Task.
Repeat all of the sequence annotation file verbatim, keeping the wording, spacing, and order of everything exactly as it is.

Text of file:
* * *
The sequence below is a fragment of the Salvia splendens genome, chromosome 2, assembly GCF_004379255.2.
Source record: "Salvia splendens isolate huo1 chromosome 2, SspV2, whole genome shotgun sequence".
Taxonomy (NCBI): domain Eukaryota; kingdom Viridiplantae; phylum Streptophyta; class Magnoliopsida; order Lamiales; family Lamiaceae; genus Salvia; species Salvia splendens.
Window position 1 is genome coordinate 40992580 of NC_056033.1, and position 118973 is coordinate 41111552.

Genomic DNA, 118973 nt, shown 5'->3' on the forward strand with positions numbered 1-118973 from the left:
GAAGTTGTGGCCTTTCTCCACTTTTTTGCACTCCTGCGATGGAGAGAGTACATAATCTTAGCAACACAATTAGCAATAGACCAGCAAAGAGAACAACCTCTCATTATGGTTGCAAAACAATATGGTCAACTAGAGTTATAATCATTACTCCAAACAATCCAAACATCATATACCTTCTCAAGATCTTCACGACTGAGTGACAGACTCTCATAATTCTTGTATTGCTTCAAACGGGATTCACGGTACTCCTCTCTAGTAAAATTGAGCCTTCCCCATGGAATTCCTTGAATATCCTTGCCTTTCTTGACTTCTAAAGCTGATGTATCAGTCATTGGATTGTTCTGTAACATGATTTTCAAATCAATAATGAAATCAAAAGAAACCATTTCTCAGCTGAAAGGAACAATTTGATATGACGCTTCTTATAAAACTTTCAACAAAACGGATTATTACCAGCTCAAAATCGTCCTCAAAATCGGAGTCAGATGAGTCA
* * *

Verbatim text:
The sequence below is a fragment of the Salvia splendens genome, chromosome 2, assembly GCF_004379255.2.
Source record: "Salvia splendens isolate huo1 chromosome 2, SspV2, whole genome shotgun sequence".
Taxonomy (NCBI): domain Eukaryota; kingdom Viridiplantae; phylum Streptophyta; class Magnoliopsida; order Lamiales; family Lamiaceae; genus Salvia; species Salvia splendens.
Window position 1 is genome coordinate 40992580 of NC_056033.1, and position 118973 is coordinate 41111552.

Genomic DNA, 118973 nt, shown 5'->3' on the forward strand with positions numbered 1-118973 from the left:
GAAGTTGTGGCCTTTCTCCACTTTTTTGCACTCCTGCGATGGAGAGAGTACATAATCTTAGCAACACAATTAGCAATAGACCAGCAAAGAGAACAACCTCTCATTATGGTTGCAAAACAATATGGTCAACTAGAGTTATAATCATTACTCCAAACAATCCAAACATCATATACCTTCTCAAGATCTTCACGACTGAGTGACAGACTCTCATAATTCTTGTATTGCTTCAAACGGGATTCACGGTACTCCTCTCTAGTAAAATTGAGCCTTCCCCATGGAATTCCTTGAATATCCTTGCCTTTCTTGACTTCTAAAGCTGATGTATCAGTCATTGGATTGTTCTGTAACATGATTTTCAAATCAATAATGAAATCAAAAGAAACCATTTCTCAGCTGAAAGGAACAATTTGATATGACGCTTCTTATAAAACTTTCAACAAAACGGATTATTACCAGCTCAAAATCGTCCTCAAAATCGGAGTCAGATGAGTCA